Many of us have said that, of course, but given the recent embrace of ethanol, particularly by Washington (i.e., Johnn Kerry's speech from last week touting ethanol as a major element of energy independence), we need more op-ed pieces like this one from Sunday's Washington Post. In this essay, James Jordan and James Powell, research professors from New York's Polytechnic University, argue that we've got to take a look at the multiple limitations inherent in biofuels:
Jordan and Powell provide ample statistics to back up their claims that we won't grow ourselves to energy independence, at least at our current rate of consumption. Their argument implies throughout that, until we make conservation a prime element of our energy strategy, we're kidding ourselves if we think biofuels are the answer to our current fuel woes. I don't think we can say that enough: biofuels can certainly play an important role in creating an energy infrastructure that transitions us away from "oil addiction," but we can't simply start making ethanol and biodiesel, and otherwise keep doing things as we're doing them -- we've got to lessen the amount of energy that we use, particularly for transportation. Kerry mentions Jimmy Carter in his speech, and I think Carter may have been the last major American political leader to call for serious conservation measures. That's the kind of talk we need to hear from our leaders. Unless our leaders have the courage to tell us that we must start doing things in fundamentally different ways, we're simply not going to get a handle on these problems, and we may well create new ones.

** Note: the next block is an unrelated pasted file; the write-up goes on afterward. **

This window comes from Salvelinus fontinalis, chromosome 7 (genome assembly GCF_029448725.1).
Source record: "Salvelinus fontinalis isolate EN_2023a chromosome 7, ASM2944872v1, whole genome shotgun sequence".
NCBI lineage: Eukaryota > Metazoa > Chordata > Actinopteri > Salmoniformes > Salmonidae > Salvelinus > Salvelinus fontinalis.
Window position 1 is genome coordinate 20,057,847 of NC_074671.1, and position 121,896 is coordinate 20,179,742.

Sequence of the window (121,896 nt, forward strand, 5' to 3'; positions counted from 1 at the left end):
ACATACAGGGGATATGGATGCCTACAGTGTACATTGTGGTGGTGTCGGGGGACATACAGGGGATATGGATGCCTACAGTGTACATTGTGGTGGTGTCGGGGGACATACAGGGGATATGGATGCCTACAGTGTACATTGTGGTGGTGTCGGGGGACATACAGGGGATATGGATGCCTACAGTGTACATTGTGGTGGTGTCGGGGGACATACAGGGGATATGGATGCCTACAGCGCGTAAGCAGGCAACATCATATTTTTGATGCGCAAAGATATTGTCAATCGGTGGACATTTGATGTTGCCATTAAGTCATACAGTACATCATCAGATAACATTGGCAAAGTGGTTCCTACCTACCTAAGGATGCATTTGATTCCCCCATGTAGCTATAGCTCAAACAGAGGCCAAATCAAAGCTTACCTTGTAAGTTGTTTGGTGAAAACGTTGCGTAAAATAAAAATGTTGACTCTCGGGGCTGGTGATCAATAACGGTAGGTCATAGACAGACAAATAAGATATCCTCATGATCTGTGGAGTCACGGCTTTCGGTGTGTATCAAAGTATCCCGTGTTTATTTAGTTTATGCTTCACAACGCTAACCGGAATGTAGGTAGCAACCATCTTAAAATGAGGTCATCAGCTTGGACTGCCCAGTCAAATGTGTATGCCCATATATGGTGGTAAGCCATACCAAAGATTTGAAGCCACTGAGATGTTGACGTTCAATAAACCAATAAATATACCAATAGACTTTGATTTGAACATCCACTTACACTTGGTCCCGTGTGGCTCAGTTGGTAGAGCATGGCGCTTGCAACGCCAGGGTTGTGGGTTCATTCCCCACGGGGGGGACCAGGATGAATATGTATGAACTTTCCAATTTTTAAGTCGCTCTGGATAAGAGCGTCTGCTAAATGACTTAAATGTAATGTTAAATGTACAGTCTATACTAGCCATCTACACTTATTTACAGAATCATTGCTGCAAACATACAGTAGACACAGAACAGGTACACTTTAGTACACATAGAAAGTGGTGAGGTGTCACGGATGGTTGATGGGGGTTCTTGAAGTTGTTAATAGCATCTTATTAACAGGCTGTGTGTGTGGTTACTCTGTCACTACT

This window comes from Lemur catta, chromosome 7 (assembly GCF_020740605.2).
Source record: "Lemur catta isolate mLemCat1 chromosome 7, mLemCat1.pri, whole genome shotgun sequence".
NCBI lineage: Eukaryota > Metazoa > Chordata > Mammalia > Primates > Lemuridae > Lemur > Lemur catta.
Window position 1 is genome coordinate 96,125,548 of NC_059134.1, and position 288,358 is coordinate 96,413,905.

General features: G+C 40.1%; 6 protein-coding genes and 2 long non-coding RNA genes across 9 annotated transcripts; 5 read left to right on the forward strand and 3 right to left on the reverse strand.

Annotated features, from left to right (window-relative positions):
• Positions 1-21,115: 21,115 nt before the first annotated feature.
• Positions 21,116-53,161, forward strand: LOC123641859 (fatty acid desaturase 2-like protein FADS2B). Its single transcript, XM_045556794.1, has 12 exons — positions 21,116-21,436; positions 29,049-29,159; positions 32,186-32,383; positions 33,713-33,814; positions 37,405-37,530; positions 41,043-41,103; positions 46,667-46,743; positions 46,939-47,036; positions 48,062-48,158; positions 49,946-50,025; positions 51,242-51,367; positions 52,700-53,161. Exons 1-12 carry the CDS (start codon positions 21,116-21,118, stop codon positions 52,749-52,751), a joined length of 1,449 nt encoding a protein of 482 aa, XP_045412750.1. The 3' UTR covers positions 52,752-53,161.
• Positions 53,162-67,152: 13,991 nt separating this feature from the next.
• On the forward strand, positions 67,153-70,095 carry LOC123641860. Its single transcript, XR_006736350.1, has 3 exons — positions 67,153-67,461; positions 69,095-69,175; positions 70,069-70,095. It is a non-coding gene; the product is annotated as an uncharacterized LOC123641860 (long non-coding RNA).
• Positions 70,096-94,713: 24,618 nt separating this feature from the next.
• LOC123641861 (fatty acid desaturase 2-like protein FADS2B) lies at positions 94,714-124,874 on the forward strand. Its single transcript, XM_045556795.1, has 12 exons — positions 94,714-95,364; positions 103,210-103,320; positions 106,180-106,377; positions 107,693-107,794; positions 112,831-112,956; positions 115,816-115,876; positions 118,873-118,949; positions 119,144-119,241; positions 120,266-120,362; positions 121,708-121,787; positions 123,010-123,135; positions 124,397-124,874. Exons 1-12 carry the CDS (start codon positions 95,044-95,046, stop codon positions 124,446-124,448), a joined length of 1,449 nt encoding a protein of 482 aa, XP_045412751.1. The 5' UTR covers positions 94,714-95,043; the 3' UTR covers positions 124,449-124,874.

Biofuels such as ethanol made from corn, sugar cane, switchgrass and other crops are being touted as a "green" solution for a large part of America's transportation problem. Auto manufacturers, Midwest corn farmers and politicians are excited about ethanol. Initially, we, too, were excited about biofuels: no net carbon dioxide emissions, reduction of oil imports. Who wouldn't be enthusiastic?
But as we've looked at biofuels more closely, we've concluded that they're not a practical long-term solution to our need for transport fuels. Even if all of the 300 million acres (500,000 square miles) of currently harvested U.S. cropland produced ethanol, it wouldn't supply all of the gasoline and diesel fuel we now burn for transport, and it would supply only about half of the needs for the year 2025. And the effects on land and agriculture would be devastating.
Categories: biofuels, ethanol, biodiesel, energy, transportation, limitations, politics, US